Archive for October, 2020

yarrow res 6I was a little out of sorts watching the mixed weather today. I both wanted and did not want to go out. Do you ever feel like that? I knew if I didn’t go I’d regret it come tea time. And the forecast for the rest of the week looked even bleaker, so it was today, or not for a long time. Still, the energy, the spirit, the confidence was lacking.

There’s a bit of “C” word fatigue creeping in here, and I have temporarily lost my magnanimity over it. I’d vented some spleen on the blog last time, after reading up on the test and trace fiasco, and for which I apologize now. I know we’re all sick of it, but I’m feeling also an irrational sense of creeping doom.

Six weeks to retirement, after forty-three years, and then he goes and catches it from a door handle, and pops his clogs. I do not want that to be my story, the story my workmates share over a glum pint in the not too distant future and I trust the universe does not have such an unfortunate sense of humour. Maybe we were always going to end up here anyway. I don’t know.

Sure, it’s the black dog. I’ve been expecting him, regular as clockwork, these late October days. But when he comes, robbing me of the will for venturing further afield, I know I can usually coax myself around the Yarrow Reservoir. The little blue car is eager to agree, so off we go. She’ll say anything for a run out.

The best of autumn is a fragile thing. It’s sudden to mature, then gone overnight in a stormy squall. Then the trees are winter-bare, their fingers left clawing the air until spring. I’d say Anglezarke is approaching full colour right now. Another week and it’ll be gone, so I was glad I talked myself into it.

I can sleepwalk this circuit, did it once at dead of night by head-torch for some daft reason. It was probably October again, same black dog, and a certain desperation on my part.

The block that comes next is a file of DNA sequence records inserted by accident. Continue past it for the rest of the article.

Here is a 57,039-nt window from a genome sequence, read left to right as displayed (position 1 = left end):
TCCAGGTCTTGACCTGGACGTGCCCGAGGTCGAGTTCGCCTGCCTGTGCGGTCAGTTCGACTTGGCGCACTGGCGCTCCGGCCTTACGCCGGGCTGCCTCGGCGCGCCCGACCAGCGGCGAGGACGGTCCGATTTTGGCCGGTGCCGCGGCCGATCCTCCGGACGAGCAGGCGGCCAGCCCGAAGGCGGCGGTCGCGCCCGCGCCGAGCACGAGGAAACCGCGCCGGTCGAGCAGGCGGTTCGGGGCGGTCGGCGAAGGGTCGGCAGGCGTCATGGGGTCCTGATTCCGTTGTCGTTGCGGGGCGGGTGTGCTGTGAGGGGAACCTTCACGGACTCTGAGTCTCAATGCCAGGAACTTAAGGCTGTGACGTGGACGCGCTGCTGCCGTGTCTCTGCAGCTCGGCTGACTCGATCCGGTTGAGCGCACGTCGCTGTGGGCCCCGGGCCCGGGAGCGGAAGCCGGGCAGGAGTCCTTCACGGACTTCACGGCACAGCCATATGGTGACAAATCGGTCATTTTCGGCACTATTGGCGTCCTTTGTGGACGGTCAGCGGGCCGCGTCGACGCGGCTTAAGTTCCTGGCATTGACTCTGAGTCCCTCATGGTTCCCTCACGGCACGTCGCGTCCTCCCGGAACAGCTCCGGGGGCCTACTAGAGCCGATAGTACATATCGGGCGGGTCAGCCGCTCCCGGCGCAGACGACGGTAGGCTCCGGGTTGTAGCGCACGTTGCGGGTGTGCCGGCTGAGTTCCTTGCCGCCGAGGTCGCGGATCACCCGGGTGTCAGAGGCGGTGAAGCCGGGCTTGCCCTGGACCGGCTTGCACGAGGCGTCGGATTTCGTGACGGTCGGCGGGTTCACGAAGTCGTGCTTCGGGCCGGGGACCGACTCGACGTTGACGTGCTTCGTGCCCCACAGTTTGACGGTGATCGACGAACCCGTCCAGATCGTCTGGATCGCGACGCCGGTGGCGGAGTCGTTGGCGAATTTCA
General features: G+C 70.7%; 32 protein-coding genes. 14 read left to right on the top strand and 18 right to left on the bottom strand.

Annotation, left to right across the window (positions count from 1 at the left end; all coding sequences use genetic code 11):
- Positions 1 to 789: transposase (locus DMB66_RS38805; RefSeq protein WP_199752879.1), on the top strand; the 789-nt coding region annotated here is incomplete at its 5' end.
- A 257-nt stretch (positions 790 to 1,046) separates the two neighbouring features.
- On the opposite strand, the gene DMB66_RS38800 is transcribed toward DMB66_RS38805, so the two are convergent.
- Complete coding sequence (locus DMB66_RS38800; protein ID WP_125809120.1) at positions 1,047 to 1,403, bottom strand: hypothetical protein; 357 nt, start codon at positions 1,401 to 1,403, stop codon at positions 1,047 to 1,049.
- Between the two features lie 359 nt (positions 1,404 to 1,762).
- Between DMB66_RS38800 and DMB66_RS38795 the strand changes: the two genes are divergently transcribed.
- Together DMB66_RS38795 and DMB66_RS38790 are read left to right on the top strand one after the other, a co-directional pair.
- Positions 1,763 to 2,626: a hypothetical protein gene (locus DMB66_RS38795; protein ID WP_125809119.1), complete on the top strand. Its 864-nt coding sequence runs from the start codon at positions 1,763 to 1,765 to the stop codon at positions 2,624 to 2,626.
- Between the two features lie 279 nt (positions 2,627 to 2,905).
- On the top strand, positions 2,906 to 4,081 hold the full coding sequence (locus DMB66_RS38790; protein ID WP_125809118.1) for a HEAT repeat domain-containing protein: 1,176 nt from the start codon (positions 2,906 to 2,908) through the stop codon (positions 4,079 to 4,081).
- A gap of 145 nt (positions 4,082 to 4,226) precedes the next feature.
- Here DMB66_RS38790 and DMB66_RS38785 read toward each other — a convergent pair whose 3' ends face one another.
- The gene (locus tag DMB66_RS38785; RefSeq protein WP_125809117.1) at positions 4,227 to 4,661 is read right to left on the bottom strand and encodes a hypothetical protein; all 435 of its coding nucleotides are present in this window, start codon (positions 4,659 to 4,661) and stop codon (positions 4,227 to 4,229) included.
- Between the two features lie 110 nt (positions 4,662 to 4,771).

So, here we are again, Parson’s Bullough, Allance Bridge, up Hodge Brow as far as Morrises, then cut along the meadows above the reservoir. The weather is still mixed, some squally rain, some low sun lighting up the rain like silver bullets. There’s a bit of hail too. And maybe it’s something about the scent of leaf mould and mud, but the air is a tonic. Then that hail is a timely slap in the face, telling me to pull myself together, that the earth is alive, and us with it, so wake up or you’ll miss all the fun!

yarrow res 4

We’re still a couple of hours from sunset, but in the squalls the light dips to dusk and the shadows deepen. As I come down to Dean Wood, I see a fox, a fine looking fellow, big and gingery, dodging the showers. He looks wily with his ears all a twitch – white tail-tip bobbing. There are sheep grazing the meadow, none of them paying much attention to me. But as one, they stop their munching and keep a weather eye on old foxy. He pays us no attention, slips like a ghost over the wall and into the dark of the wood – a passing encounter, but the kind of thing you remember long afterwards. Nature opens her door now and then, allows a brief glimpse of her more intimate secrets. It’s a side of the world we can all too easily wipe out without even knowing it’s there.